Presumably there were other attempts to devise systems for measuring time during a day—I think I recall reading that sometime around the French Revolution and the creation of the Metric system****, there was an attempt to innovate a decimal clock of some variety. You can sort of understand where they were coming from, if this story isn’t apocryphal.
But there appears to be a sort of natural selection with secondary inertia that applies to things like systems of time division, and it’s very difficult to knock out an entrenched one that functions reasonably well, and upon which many dependencies have evolved, without some truly catastrophic breakdown of the prior system. Just look at the QWERTY keyboard layout!
None of the preceding was what I had “planned” on writing about this morning. Well, I say “planned”, but it was just a vague notion, and I distracted myself right from the start with stochastic and tangential thoughts, which is almost always how these blog posts happen. As it was written by the great Robert Burns—you know he’s great just from his first name—the best-laid plans of mice and men gang aft agley. And my plans are rarely among the best laid; in fact, I don’t think my plans have gotten laid in more than ten years. No, not even on Frigga’s Day, which you’d think would be good for such things.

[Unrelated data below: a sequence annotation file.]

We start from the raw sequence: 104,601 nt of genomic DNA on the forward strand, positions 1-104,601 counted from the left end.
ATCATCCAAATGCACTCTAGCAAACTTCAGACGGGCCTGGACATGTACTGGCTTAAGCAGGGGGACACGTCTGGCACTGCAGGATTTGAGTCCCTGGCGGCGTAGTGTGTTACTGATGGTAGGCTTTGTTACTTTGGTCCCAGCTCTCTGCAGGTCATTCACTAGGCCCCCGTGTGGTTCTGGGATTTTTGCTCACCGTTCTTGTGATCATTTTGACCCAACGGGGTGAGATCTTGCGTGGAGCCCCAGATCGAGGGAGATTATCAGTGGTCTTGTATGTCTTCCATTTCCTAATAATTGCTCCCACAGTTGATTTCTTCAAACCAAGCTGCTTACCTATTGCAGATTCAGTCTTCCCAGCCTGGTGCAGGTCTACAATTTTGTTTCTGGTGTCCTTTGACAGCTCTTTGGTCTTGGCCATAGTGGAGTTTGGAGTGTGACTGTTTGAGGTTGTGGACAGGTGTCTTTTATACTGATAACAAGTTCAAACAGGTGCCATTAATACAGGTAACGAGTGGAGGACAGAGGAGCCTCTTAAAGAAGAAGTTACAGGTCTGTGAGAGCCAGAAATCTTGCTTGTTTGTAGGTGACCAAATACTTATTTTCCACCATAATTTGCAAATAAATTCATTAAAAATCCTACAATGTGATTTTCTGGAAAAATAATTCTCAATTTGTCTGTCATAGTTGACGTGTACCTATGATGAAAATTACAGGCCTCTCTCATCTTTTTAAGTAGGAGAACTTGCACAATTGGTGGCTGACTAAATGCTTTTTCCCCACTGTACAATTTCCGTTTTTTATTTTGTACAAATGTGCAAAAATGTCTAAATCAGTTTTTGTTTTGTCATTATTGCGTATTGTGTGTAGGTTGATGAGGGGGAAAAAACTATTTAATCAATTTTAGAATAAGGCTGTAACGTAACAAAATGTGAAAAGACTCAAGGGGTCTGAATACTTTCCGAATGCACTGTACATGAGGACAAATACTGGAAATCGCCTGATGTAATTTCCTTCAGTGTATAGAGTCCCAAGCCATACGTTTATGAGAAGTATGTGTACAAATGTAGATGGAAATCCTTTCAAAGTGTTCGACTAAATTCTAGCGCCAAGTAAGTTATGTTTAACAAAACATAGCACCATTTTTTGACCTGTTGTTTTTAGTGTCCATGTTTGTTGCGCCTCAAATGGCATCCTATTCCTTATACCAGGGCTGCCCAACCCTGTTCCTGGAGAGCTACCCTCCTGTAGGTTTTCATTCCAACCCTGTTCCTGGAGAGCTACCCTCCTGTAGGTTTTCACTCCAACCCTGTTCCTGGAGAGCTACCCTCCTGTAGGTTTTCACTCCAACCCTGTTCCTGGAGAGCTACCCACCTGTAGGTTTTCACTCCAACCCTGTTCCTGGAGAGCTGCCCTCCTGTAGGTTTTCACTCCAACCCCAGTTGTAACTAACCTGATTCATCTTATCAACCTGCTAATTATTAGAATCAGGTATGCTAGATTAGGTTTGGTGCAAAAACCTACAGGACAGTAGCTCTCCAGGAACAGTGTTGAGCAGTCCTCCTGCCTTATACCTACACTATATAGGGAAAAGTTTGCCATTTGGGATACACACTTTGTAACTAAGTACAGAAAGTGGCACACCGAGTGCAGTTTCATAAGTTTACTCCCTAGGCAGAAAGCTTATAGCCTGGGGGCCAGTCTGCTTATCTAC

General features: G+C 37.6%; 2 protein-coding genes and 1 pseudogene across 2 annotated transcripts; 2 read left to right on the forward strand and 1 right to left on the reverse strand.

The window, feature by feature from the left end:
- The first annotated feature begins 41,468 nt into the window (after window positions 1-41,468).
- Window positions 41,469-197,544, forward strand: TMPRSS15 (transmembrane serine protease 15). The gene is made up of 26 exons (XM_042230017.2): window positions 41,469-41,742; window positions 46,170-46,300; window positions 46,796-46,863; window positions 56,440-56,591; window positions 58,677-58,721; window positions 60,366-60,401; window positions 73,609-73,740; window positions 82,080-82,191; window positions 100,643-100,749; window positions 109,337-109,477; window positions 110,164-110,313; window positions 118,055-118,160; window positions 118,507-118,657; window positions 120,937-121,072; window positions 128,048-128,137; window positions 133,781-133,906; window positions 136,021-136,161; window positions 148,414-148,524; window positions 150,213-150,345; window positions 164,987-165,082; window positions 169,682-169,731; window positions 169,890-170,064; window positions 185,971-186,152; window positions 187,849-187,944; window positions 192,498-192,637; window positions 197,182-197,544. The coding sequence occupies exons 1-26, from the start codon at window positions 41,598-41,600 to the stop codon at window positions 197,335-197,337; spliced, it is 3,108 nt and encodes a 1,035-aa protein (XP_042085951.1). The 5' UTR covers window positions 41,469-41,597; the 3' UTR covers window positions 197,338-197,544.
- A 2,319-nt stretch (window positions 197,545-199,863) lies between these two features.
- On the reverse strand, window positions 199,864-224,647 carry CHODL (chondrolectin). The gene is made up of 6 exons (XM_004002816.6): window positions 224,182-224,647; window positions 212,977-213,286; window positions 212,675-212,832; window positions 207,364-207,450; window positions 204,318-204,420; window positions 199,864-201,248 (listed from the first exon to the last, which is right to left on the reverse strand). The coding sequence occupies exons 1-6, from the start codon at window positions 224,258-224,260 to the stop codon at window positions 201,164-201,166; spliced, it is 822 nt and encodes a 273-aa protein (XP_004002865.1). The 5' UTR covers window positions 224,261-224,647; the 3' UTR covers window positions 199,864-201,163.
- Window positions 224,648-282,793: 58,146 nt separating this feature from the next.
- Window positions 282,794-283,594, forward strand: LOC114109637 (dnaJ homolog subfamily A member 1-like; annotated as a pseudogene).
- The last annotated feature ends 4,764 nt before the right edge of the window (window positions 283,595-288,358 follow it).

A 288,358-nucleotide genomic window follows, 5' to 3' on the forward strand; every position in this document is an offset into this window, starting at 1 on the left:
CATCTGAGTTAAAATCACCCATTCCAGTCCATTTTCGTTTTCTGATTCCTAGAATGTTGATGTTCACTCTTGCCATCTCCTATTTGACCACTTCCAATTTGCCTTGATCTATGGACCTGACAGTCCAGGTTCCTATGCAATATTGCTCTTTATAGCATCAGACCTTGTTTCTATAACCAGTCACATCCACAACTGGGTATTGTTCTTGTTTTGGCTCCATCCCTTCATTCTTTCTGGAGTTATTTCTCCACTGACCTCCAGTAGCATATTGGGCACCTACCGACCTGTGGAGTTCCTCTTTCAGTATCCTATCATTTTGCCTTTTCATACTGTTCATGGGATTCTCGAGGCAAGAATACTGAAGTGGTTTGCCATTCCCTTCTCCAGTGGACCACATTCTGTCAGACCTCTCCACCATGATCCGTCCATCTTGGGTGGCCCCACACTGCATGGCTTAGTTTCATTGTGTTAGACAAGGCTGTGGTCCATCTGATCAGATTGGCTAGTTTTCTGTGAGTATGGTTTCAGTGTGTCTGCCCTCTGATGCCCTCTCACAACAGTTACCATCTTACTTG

I had thought about a post detailing a movie or story idea, about a person who wakes up one day to find, or perhaps discovers gradually, that he has become a zombie. He’s not a philosophical zombie à la David Chalmers, but a horror-style zombie…of sorts. He doesn’t start shambling about (much) and he certainly doesn’t have the urge to bite and/or eat living humans, except maybe when they’re being really annoying. He’s just gradually rotting and falling apart and wearing away. He has no vivacity, has low energy, and his face and body are steadily decaying and becoming disgusting.